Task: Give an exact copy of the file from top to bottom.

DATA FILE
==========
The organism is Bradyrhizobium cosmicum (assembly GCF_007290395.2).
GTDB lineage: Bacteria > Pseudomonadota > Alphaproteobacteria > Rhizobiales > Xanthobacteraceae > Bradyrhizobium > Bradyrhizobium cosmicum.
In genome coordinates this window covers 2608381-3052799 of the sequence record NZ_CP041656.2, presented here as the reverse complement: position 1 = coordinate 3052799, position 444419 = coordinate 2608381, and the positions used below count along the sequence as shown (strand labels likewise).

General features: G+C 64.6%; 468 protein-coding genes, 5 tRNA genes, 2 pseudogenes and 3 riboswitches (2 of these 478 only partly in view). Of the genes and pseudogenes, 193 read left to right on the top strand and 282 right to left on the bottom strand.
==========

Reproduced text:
The organism is Bradyrhizobium cosmicum (assembly GCF_007290395.2).
GTDB lineage: Bacteria > Pseudomonadota > Alphaproteobacteria > Rhizobiales > Xanthobacteraceae > Bradyrhizobium > Bradyrhizobium cosmicum.
In genome coordinates this window covers 2608381-3052799 of the sequence record NZ_CP041656.2, presented here as the reverse complement: position 1 = coordinate 3052799, position 444419 = coordinate 2608381, and the positions used below count along the sequence as shown (strand labels likewise).

General features: G+C 64.6%; 468 protein-coding genes, 5 tRNA genes, 2 pseudogenes and 3 riboswitches (2 of these 478 only partly in view). Of the genes and pseudogenes, 193 read left to right on the top strand and 282 right to left on the bottom strand.